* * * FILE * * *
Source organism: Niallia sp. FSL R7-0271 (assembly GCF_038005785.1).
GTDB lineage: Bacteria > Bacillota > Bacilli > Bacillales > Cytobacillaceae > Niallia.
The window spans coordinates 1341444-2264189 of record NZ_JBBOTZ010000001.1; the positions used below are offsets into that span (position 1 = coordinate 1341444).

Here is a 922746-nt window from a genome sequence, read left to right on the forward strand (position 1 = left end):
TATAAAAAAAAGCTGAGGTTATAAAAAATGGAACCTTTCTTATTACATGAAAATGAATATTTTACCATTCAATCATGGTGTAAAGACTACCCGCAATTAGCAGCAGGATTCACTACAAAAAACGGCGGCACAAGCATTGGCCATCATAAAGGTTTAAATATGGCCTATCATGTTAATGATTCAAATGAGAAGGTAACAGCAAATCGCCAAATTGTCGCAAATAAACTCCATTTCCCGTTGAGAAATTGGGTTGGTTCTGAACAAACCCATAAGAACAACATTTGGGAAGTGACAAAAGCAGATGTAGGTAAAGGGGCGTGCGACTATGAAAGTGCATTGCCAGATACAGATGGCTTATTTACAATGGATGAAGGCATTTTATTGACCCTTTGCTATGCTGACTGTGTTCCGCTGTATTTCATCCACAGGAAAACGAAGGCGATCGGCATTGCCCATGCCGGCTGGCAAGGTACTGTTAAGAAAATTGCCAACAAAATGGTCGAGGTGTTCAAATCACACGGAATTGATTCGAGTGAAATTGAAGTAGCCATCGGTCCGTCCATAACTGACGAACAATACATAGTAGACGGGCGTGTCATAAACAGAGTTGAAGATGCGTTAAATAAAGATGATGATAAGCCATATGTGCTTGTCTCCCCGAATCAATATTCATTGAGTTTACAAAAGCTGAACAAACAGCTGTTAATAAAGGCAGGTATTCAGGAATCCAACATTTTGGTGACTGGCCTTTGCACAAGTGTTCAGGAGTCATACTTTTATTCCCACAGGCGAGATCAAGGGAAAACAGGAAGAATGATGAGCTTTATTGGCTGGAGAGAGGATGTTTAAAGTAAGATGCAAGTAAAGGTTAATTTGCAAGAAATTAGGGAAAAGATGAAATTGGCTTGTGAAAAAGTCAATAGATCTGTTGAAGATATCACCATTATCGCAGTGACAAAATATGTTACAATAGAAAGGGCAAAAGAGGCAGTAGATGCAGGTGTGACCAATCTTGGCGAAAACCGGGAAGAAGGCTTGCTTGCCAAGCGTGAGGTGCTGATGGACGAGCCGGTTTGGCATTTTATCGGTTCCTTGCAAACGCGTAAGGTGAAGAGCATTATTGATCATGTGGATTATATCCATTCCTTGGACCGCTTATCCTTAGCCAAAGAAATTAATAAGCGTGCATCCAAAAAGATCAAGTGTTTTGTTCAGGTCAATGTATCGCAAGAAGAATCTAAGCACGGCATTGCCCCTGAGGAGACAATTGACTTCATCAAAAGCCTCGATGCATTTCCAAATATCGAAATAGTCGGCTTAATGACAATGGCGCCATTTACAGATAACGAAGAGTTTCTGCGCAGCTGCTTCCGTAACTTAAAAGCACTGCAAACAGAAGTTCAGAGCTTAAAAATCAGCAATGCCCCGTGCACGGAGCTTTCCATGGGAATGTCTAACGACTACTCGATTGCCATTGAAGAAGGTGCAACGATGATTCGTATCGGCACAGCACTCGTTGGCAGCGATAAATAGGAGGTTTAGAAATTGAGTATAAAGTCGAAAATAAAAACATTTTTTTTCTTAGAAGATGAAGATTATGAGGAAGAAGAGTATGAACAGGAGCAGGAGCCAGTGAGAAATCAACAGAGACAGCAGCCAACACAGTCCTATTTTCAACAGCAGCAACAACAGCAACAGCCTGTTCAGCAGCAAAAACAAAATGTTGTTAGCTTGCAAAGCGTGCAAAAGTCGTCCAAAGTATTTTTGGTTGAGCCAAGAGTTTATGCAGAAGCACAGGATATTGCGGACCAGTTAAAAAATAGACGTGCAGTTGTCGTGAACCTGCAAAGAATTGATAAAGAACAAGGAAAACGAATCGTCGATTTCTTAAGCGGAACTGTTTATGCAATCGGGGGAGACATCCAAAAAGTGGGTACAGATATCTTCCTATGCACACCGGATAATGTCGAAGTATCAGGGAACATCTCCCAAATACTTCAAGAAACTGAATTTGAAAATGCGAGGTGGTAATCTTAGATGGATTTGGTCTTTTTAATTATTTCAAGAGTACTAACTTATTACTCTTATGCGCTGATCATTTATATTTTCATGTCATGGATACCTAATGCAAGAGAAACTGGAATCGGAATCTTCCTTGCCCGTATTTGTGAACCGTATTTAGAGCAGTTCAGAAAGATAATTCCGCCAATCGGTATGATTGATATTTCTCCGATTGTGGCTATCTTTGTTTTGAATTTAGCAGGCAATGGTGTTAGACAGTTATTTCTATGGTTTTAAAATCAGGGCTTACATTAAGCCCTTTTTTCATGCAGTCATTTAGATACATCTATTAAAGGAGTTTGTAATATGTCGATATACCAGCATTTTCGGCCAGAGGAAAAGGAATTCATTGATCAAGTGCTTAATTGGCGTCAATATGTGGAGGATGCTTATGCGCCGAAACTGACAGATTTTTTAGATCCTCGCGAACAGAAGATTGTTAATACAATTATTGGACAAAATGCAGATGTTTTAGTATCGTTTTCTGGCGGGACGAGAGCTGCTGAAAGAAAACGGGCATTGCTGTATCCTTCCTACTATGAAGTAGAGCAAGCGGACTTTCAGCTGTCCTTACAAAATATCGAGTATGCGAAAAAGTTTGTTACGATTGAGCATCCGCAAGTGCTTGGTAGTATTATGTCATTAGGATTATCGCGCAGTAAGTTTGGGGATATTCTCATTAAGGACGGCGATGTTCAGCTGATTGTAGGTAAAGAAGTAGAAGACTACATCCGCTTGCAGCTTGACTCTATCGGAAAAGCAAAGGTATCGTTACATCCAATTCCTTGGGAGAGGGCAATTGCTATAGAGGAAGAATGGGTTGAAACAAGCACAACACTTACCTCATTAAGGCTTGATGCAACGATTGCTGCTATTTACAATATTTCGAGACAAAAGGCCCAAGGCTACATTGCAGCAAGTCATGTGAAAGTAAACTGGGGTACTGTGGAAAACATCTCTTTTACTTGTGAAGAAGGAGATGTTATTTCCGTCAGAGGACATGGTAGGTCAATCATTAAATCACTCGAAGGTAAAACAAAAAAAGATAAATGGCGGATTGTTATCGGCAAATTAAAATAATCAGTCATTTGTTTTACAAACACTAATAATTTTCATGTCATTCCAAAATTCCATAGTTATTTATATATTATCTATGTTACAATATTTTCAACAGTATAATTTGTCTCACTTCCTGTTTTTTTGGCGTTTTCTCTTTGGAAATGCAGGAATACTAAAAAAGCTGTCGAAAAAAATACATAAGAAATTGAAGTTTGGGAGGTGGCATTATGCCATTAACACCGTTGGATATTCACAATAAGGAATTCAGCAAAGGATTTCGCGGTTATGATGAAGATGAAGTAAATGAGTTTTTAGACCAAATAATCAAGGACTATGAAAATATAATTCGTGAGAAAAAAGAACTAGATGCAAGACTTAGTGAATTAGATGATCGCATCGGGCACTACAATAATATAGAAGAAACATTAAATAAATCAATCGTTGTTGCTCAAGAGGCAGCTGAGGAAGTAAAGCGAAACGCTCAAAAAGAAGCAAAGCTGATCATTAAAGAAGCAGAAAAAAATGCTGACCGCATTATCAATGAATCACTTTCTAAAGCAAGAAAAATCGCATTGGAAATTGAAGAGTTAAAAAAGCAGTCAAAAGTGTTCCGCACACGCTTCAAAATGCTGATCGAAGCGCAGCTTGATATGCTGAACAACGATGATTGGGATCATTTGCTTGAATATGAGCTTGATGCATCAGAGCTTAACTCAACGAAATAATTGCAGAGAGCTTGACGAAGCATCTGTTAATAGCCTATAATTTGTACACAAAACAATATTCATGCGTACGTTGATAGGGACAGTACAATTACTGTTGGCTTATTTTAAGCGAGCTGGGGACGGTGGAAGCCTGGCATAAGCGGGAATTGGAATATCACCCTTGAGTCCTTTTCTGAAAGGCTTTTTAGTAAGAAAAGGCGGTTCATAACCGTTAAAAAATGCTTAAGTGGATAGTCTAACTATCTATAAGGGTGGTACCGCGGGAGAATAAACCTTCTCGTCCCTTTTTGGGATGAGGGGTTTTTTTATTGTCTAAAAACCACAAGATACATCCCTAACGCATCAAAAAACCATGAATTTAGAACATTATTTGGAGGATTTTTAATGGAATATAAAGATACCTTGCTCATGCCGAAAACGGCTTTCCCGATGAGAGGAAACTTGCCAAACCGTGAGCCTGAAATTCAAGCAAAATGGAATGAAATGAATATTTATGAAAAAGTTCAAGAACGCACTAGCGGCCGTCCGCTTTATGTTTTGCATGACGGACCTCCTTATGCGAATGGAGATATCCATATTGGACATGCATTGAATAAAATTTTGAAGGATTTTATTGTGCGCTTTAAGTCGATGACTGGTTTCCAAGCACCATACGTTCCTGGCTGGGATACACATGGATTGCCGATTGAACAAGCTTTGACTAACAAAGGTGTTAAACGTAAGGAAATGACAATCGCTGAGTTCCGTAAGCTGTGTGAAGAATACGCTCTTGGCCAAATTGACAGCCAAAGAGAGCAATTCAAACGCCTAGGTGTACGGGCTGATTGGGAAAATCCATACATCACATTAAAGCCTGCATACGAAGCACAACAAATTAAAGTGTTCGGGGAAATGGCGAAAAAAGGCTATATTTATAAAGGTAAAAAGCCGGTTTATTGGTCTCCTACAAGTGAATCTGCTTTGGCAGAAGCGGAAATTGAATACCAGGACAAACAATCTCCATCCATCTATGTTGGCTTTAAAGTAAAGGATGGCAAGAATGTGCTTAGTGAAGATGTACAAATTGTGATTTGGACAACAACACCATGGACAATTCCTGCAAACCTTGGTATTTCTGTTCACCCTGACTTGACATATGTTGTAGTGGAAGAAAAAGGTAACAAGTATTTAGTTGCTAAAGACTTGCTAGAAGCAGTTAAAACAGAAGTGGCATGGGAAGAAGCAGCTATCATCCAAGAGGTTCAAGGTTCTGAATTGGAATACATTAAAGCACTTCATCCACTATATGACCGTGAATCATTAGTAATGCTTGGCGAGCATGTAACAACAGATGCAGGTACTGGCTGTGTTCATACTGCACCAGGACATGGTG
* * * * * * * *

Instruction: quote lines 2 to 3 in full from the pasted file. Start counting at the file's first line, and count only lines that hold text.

GTDB lineage: Bacteria > Bacillota > Bacilli > Bacillales > Cytobacillaceae > Niallia.
The window spans coordinates 1341444-2264189 of record NZ_JBBOTZ010000001.1; the positions used below are offsets into that span (position 1 = coordinate 1341444).